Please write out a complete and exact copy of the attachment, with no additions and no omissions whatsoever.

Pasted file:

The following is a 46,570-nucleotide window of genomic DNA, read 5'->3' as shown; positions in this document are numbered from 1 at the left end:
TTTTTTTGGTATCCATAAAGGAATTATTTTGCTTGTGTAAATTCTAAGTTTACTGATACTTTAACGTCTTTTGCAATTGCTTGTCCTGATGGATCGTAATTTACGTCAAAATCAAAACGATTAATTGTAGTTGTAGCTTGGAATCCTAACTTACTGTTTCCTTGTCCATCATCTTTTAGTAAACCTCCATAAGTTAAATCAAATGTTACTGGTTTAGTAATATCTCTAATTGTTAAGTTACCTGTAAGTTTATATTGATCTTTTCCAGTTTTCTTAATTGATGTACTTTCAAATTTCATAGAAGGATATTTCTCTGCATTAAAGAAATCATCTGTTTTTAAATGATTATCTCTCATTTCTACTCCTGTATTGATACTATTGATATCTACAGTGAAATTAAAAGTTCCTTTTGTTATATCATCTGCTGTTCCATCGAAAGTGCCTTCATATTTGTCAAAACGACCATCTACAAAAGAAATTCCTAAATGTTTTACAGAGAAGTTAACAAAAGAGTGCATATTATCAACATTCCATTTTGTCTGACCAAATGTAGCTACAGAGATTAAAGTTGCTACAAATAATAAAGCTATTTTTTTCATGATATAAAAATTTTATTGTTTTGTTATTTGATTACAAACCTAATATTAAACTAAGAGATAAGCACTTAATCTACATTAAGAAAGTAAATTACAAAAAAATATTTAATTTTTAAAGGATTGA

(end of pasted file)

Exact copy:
The following is a 46,570-nucleotide window of genomic DNA, read 5'->3' as shown; positions in this document are numbered from 1 at the left end:
TTTTTTTGGTATCCATAAAGGAATTATTTTGCTTGTGTAAATTCTAAGTTTACTGATACTTTAACGTCTTTTGCAATTGCTTGTCCTGATGGATCGTAATTTACGTCAAAATCAAAACGATTAATTGTAGTTGTAGCTTGGAATCCTAACTTACTGTTTCCTTGTCCATCATCTTTTAGTAAACCTCCATAAGTTAAATCAAATGTTACTGGTTTAGTAATATCTCTAATTGTTAAGTTACCTGTAAGTTTATATTGATCTTTTCCAGTTTTCTTAATTGATGTACTTTCAAATTTCATAGAAGGATATTTCTCTGCATTAAAGAAATCATCTGTTTTTAAATGATTATCTCTCATTTCTACTCCTGTATTGATACTATTGATATCTACAGTGAAATTAAAAGTTCCTTTTGTTATATCATCTGCTGTTCCATCGAAAGTGCCTTCATATTTGTCAAAACGACCATCTACAAAAGAAATTCCTAAATGTTTTACAGAGAAGTTAACAAAAGAGTGCATATTATCAACATTCCATTTTGTCTGACCAAATGTAGCTACAGAGATTAAAGTTGCTACAAATAATAAAGCTATTTTTTTCATGATATAAAAATTTTATTGTTTTGTTATTTGATTACAAACCTAATATTAAACTAAGAGATAAGCACTTAATCTACATTAAGAAAGTAAATTACAAAAAAATATTTAATTTTTAAAGGATTGA